When President Donald Trump addressed the nation late Monday afternoon, he advised people to avoid gatherings of 10 or more in order to arrest the spread of the novel Coronavirus (COVID-19). He also said he was personally tested for infection—but many didn’t believe him because of the way he talked about the test.
When asked by a reporter how it felt to take the test, the 45th president gave the following halting and somewhat rambling response:
Not uh—something I want to do everyday, I can tell you that. It’s a you know, it’s a little bit of a—it’s a little bit of—good doctors in the White House, but it’s a test. It’s a test. It’s a medical test. Nothing pleasant about it.
The Coronavirus test, however, uses a simple cotton swab to collect samples from a person’s nose—and maybe via the back walls of the throat. Patients who exhibit a wet cough symptom might also be asked to cough up a bit of saliva and mucous. The entire process should only take a few seconds.
Here’s how the Centers for Disease Control (CDC) describe the preferred testing method:
For initial diagnostic testing for COVID-19, CDC recommends collecting and testing an upper respiratory nasopharyngeal swab (NP). Collection of oropharyngeal swabs (OP) is a lower priority and if collected should be combined in the same tube as the NP. Collection of sputum should only be done for those patients with productive coughs. Induction of sputum is not recommended. Specimens should be collected as soon as possible once a PUI is identified, regardless of the time of symptom onset. Maintain proper infection control when collecting specimens.
So, well, naturally people are suspicious.
“It doesn’t sound like he really took the test,” suggested attorney Page Pate via Twitter.
White House counselor Kellyanne Conway’s anti-Trump husband George also, of course, couldn’t resist the opportunity to get a dunk in.
“Trump is just so unbelievably bizarre,” he tweeted in response to the president’s alleged displeasure with allegedly being tested.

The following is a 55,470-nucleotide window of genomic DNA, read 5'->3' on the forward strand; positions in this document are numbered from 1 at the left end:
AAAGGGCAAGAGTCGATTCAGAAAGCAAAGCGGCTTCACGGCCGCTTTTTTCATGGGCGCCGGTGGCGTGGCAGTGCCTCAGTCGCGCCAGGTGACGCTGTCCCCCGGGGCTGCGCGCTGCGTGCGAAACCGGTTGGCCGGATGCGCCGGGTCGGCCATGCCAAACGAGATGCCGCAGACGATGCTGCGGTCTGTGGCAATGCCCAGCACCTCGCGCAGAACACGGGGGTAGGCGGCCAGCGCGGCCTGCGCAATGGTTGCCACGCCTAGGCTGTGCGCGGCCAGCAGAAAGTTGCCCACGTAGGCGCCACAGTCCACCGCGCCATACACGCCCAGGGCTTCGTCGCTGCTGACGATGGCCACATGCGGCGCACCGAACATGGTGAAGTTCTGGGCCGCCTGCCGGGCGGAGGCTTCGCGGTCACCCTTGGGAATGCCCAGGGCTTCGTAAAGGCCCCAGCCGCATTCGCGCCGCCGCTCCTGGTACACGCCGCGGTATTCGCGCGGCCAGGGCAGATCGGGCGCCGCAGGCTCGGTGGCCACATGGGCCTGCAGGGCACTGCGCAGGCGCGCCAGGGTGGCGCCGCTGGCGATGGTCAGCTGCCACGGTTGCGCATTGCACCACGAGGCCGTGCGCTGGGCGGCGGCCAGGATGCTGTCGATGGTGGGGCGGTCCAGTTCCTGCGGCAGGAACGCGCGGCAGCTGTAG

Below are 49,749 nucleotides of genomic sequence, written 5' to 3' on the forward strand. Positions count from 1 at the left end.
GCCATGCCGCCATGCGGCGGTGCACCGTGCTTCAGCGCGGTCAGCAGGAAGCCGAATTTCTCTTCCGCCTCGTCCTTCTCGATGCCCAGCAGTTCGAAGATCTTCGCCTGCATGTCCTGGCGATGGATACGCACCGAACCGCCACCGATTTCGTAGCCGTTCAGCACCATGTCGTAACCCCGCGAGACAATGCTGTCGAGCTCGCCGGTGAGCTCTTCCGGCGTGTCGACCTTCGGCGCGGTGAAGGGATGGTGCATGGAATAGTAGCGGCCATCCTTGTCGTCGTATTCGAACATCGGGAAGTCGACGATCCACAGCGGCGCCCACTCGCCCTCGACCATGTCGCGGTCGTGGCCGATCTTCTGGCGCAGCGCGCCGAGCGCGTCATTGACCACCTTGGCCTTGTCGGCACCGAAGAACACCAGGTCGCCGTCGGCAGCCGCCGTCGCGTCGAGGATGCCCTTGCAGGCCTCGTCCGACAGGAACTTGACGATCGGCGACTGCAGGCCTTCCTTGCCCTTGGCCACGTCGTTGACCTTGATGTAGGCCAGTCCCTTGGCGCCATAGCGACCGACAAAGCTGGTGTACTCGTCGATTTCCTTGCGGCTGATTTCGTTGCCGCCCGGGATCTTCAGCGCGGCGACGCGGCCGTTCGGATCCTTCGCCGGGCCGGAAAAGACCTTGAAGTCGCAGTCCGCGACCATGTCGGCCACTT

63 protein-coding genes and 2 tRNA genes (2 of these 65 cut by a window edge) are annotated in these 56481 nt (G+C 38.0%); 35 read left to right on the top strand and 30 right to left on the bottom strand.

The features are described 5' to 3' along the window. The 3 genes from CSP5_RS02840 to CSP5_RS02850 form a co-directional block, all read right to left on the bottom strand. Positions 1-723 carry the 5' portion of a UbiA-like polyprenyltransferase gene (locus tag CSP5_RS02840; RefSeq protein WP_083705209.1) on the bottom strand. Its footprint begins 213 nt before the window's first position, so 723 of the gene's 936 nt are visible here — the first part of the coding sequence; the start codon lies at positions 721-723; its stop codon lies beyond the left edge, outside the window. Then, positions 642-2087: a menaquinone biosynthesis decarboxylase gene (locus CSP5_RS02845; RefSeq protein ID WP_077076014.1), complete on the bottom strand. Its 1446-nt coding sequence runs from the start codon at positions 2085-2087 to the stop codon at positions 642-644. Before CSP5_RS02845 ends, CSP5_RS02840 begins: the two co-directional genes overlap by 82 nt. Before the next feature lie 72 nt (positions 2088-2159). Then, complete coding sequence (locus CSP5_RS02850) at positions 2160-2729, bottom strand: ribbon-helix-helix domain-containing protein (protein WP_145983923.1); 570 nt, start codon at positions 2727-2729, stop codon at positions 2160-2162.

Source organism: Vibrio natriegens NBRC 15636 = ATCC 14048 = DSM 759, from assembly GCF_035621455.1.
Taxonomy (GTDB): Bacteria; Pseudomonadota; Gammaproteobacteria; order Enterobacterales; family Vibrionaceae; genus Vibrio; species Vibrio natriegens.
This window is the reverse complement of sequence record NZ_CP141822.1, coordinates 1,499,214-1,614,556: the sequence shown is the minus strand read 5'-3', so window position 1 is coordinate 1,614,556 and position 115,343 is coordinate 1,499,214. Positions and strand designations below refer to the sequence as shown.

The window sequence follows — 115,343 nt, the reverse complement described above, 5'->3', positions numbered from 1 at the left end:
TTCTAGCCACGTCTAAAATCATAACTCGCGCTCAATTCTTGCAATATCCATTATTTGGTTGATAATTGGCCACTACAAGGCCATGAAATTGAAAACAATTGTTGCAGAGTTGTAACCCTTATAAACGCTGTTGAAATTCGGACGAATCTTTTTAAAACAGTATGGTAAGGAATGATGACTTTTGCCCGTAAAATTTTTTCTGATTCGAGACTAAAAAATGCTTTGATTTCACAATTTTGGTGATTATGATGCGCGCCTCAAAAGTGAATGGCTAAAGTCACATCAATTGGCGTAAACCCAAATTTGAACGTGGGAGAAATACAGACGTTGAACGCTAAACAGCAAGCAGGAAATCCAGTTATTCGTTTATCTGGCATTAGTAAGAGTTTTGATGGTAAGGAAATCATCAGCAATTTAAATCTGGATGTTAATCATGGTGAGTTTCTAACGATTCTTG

[G]uys I don’t think he took the test,” deadpanned Rogue One screenwriter Gary Whitta via Twitter.
The responses to this effect seemed endless.
Others went a bit bolder with their disdain.
“He always has to pause and interrupt his flow because frequent liars can’t recall all their lies,” argued environmental activist and businessman Ibrahim Al Husseini via Twitter. “They have to pause and assess their next words to make sure they aways covering the lie. He does it all the time. Watch him every time he is not reading off a teleprompter.”
I’ll never understand how those who continue to question the validity of Obama’s birth certificate – backed up by city, state and hospital records going back decades – simply believe Trump at face value and have NO DOUBT WHATSOEVER he’s telling the truth here 🤔
— Alex Skolnick (@AlexSkolnick) March 17, 2020
Poll numbers indicate that Americans are—in large and somewhat vacillating numbers, and for their own reasons—not quite buying what the government has been selling viz. the Coronavirus. And as Law&Crime previously reported, the confusion over Trump’s Coronavirus test began late Friday, then continued into Saturday.
A White House doctor said late Friday that there was no test, then Trump told press on Saturday that he was tested. Later on Saturday, White House physician Sean Conley said the test came back negative.
All of that followed repeated questions from the media about whether the president was going to be tested for COVID-19 after potentially being exposed to individuals who later tested positive for the virus. Still, the reaction to the Monday presser suggests that for many the confusion hasn’t entirely been cleared up.
[image via screengrab/White House]
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